While Christians are obliged as citizens, in the civic sphere, to participate in a discussion about choices and consequences, this should not, as I have said, be confused with adopting a principled, Christian position on major issues, nor with labelling methodological solutions "Christian". It might be argued that the two processes are inseparable but I hope I have shown why we need to keep them separate.

It is not a very great step from this position to a recognition that we have a great deal of work to do within our Church to disentangle it from the civic domain. In recent years this debate has been encapsulated in the shorthand of establishment. There are strong arguments both ways in the practical sphere but what we need is a debate about the principle. For what it's worth, when I joined the General Synod I was very much in favour of disestablishment but exposure to the arguments for staying as we are made me waver; but now I have gone back to my original position. The Christian tendency to become entangled in the secular state is so persistent that it should be resisted. If we had properly kept our distance, Bell would not have been so isolated so often.

I think that there are four issues which call for some more clear, Christian thinking; and perhaps you can consider these in detail during the next year:

That is a fearsome agenda but if we argue that the chief components of the Christian mission are worship and justice, then we ought to spend rather more time than we do on justice; and we ought to think more clearly about what we are trying to say.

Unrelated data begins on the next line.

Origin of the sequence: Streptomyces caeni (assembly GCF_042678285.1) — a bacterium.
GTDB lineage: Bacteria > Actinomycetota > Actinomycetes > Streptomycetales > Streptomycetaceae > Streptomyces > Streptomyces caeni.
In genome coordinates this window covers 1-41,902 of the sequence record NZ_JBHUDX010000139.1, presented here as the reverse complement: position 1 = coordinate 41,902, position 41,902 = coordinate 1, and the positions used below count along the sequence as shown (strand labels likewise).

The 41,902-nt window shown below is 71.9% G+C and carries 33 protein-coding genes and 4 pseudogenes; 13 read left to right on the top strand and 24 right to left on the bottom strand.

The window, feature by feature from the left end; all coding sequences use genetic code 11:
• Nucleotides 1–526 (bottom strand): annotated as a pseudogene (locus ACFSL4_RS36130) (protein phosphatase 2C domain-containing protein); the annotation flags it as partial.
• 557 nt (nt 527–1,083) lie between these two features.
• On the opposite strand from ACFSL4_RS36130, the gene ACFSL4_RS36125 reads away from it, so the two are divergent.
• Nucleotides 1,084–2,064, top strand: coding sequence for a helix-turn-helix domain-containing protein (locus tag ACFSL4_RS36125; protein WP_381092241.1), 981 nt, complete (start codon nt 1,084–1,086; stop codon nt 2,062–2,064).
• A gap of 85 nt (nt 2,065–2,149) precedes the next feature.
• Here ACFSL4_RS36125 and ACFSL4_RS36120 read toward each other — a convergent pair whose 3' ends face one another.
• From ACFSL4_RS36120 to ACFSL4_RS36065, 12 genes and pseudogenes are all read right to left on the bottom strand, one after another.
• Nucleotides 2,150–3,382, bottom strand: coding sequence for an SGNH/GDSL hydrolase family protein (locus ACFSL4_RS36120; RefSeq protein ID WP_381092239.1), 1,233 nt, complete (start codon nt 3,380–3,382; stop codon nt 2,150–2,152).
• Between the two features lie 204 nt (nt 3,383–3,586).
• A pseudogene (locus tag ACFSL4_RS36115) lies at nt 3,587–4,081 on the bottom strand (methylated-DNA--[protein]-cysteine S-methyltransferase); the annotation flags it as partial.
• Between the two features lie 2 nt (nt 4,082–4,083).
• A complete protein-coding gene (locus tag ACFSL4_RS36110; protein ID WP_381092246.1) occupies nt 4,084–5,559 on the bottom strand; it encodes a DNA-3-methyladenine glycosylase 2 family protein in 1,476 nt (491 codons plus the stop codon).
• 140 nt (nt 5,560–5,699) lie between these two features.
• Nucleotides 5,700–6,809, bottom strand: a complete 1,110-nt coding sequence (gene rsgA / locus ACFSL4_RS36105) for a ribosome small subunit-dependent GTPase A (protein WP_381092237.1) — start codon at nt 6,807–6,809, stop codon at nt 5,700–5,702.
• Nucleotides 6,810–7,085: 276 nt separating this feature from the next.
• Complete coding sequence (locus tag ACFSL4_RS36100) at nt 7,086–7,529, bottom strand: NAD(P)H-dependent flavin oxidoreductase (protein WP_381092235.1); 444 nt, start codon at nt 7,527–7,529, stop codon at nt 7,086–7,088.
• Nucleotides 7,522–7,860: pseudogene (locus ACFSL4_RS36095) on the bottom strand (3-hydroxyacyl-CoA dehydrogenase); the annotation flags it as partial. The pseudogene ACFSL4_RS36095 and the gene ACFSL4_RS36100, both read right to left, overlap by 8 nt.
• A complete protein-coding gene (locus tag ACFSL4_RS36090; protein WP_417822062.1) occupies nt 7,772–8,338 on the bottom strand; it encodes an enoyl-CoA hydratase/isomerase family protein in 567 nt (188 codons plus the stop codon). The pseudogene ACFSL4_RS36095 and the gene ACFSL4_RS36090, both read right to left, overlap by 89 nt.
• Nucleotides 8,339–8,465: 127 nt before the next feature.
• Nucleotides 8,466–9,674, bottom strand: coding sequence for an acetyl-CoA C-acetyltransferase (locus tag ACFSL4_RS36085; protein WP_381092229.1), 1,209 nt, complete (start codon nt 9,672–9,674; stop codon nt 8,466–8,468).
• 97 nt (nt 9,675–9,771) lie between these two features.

Underlying all the dilemmas I have posed is the fundamental problem of working out the relationship between the individual and the social. Recently I had a discussion with a Church of England priest who could not grasp the concept that all life is social. You might occasionally find a hermit who only eats what he plants but, even then, what he plants is almost certainly social rather than being the product of nature before the arrival of humanity. The question is not really which aspects of our lives are public and collective but, on the contrary, which are autonomous and private. Alongside this, we need to ask how we make our social rules rather than simply asserting that we need to have them. Who defines boundaries and why? And if we collectively make boundaries, then where does sacrifice fit? And who can demand it? And if, indeed, they do demand it, is it sacrifice at all?

In conclusion, I want to venture some personal observations:

[i] http://www.archbishopofcanterbury.org/2352

[ii] Kahn, Paul W.: Putting Liberalism in Its Place, Princeton University Press, 2005, ISBN 0 691 12024 2